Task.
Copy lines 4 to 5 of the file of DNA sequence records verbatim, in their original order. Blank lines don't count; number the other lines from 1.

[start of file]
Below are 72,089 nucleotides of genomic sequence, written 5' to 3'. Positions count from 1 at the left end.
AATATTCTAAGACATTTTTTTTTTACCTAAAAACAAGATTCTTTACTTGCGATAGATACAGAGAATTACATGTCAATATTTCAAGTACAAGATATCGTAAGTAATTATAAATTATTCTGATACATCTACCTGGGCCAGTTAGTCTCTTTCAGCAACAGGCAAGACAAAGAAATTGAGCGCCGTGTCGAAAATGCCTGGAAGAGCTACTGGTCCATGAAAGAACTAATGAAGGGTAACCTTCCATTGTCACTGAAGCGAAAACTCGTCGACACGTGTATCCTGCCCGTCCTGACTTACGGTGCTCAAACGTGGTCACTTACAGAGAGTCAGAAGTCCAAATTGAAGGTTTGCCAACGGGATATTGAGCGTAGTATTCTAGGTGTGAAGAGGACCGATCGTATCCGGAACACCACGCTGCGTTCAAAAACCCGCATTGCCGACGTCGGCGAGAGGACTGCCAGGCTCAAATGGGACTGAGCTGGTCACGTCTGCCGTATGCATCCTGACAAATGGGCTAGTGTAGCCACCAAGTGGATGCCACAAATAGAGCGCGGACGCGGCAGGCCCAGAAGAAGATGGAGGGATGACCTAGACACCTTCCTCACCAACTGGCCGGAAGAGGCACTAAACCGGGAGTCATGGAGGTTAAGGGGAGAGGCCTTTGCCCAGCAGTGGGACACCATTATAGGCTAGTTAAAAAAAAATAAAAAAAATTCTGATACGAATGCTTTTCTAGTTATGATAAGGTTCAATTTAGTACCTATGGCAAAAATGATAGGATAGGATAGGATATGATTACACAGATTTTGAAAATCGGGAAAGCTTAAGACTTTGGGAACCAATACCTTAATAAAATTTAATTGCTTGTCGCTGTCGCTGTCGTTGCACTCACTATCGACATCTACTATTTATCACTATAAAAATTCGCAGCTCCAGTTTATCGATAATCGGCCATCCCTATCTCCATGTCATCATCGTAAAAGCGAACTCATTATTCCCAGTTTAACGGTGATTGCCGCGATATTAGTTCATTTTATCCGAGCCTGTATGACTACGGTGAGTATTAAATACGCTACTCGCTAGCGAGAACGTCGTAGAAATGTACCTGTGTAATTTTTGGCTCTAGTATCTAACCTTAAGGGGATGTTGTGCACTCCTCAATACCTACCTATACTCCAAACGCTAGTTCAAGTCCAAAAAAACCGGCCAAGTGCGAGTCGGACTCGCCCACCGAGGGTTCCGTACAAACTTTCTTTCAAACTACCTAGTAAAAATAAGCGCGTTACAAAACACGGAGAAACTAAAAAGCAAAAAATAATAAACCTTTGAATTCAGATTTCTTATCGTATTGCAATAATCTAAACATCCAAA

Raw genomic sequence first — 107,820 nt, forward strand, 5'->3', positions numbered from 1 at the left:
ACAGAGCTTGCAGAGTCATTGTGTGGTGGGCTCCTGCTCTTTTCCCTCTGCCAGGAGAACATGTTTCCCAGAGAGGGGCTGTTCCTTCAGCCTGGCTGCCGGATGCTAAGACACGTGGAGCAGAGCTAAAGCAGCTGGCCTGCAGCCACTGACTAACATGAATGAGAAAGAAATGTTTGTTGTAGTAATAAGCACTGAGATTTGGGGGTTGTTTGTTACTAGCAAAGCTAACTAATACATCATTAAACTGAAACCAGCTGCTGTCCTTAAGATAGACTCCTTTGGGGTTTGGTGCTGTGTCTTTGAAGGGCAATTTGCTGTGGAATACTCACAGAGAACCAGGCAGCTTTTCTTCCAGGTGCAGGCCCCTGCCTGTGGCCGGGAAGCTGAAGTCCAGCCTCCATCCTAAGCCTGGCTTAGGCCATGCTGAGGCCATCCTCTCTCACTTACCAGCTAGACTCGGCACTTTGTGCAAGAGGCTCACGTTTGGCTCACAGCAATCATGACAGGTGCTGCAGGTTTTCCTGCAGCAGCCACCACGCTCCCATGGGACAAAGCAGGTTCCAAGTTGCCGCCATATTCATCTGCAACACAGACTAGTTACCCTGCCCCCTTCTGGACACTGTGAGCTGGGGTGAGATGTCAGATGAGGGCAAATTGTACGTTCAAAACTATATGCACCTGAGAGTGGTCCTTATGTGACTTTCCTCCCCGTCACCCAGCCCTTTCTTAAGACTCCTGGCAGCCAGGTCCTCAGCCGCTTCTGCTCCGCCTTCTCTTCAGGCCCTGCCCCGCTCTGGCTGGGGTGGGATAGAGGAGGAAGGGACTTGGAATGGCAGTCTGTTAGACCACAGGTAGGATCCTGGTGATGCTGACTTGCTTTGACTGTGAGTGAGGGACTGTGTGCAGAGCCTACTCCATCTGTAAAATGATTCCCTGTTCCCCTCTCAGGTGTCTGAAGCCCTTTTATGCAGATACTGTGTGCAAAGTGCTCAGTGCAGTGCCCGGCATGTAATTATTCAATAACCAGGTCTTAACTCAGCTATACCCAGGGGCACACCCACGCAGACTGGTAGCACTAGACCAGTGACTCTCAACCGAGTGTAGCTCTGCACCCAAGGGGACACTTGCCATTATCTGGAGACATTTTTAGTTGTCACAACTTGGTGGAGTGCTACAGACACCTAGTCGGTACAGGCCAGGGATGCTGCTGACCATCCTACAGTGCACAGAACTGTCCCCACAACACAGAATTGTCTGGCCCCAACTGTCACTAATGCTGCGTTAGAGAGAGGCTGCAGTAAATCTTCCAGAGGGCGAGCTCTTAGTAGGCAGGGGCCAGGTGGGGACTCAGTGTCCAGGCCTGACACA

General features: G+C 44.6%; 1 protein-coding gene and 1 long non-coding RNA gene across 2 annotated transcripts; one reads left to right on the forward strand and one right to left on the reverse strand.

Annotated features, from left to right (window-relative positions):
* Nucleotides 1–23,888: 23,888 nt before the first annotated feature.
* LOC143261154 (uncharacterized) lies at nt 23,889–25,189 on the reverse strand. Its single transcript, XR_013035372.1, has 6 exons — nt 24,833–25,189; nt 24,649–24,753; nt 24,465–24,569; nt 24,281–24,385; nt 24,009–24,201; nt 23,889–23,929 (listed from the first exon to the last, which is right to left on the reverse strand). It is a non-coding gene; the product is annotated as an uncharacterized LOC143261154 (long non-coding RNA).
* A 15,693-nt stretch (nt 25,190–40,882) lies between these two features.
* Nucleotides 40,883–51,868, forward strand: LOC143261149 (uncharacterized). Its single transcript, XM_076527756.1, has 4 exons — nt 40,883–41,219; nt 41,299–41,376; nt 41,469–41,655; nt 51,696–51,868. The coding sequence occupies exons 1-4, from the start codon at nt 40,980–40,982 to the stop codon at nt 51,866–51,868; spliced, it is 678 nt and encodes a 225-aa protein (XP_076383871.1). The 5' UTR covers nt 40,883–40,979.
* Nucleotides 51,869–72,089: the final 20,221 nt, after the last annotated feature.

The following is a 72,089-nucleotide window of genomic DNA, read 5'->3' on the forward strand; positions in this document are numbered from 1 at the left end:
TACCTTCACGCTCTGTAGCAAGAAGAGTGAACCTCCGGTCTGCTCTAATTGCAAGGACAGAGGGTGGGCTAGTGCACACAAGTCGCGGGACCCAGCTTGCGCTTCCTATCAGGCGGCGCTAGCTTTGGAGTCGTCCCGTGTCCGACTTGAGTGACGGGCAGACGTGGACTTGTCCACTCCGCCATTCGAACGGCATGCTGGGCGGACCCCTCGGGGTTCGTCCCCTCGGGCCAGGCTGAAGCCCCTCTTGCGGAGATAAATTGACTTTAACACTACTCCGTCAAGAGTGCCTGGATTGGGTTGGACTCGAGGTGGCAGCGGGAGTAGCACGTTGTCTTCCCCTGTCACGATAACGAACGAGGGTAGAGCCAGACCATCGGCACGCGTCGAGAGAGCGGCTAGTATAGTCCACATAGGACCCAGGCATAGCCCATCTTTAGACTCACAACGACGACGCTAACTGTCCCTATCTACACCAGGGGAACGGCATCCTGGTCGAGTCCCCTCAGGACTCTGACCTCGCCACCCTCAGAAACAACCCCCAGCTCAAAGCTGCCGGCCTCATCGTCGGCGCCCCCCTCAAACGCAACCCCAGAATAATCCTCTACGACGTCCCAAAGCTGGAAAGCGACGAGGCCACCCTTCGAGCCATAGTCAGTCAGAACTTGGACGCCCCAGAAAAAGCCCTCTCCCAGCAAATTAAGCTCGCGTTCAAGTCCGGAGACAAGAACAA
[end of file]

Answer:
ACAGAGCTTGCAGAGTCATTGTGTGGTGGGCTCCTGCTCTTTTCCCTCTGCCAGGAGAACATGTTTCCCAGAGAGGGGCTGTTCCTTCAGCCTGGCTGCCGGATGCTAAGACACGTGGAGCAGAGCTAAAGCAGCTGGCCTGCAGCCACTGACTAACATGAATGAGAAAGAAATGTTTGTTGTAGTAATAAGCACTGAGATTTGGGGGTTGTTTGTTACTAGCAAAGCTAACTAATACATCATTAAACTGAAACCAGCTGCTGTCCTTAAGATAGACTCCTTTGGGGTTTGGTGCTGTGTCTTTGAAGGGCAATTTGCTGTGGAATACTCACAGAGAACCAGGCAGCTTTTCTTCCAGGTGCAGGCCCCTGCCTGTGGCCGGGAAGCTGAAGTCCAGCCTCCATCCTAAGCCTGGCTTAGGCCATGCTGAGGCCATCCTCTCTCACTTACCAGCTAGACTCGGCACTTTGTGCAAGAGGCTCACGTTTGGCTCACAGCAATCATGACAGGTGCTGCAGGTTTTCCTGCAGCAGCCACCACGCTCCCATGGGACAAAGCAGGTTCCAAGTTGCCGCCATATTCATCTGCAACACAGACTAGTTACCCTGCCCCCTTCTGGACACTGTGAGCTGGGGTGAGATGTCAGATGAGGGCAAATTGTACGTTCAAAACTATATGCACCTGAGAGTGGTCCTTATGTGACTTTCCTCCCCGTCACCCAGCCCTTTCTTAAGACTCCTGGCAGCCAGGTCCTCAGCCGCTTCTGCTCCGCCTTCTCTTCAGGCCCTGCCCCGCTCTGGCTGGGGTGGGATAGAGGAGGAAGGGACTTGGAATGGCAGTCTGTTAGACCACAGGTAGGATCCTGGTGATGCTGACTTGCTTTGACTGTGAGTGAGGGACTGTGTGCAGAGCCTACTCCATCTGTAAAATGATTCCCTGTTCCCCTCTCAGGTGTCTGAAGCCCTTTTATGCAGATACTGTGTGCAAAGTGCTCAGTGCAGTGCCCGGCATGTAATTATTCAATAACCAGGTCTTAACTCAGCTATACCCAGGGGCACACCCACGCAGACTGGTAGCACTAGACCAGTGACTCTCAACCGAGTGTAGCTCTGCACCCAAGGGGACACTTGCCATTATCTGGAGACATTTTTAGTTGTCACAACTTGGTGGAGTGCTACAGACACCTAGTCGGTACAGGCCAGGGATGCTGCTGACCATCCTACAGTGCACAGAACTGTCCCCACAACACAGAATTGTCTGGCCCCAACTGTCACTAATGCTGCGTTAGAGAGAGGCTGCAGTAAATCTTCCAGAGGGCGAGCTCTTAGTAGGCAGGGGCCAGGTGGGGACTCAGTGTCCAGGCCTGACACA

General features: G+C 44.6%; 1 protein-coding gene and 1 long non-coding RNA gene across 2 annotated transcripts; one reads left to right on the forward strand and one right to left on the reverse strand.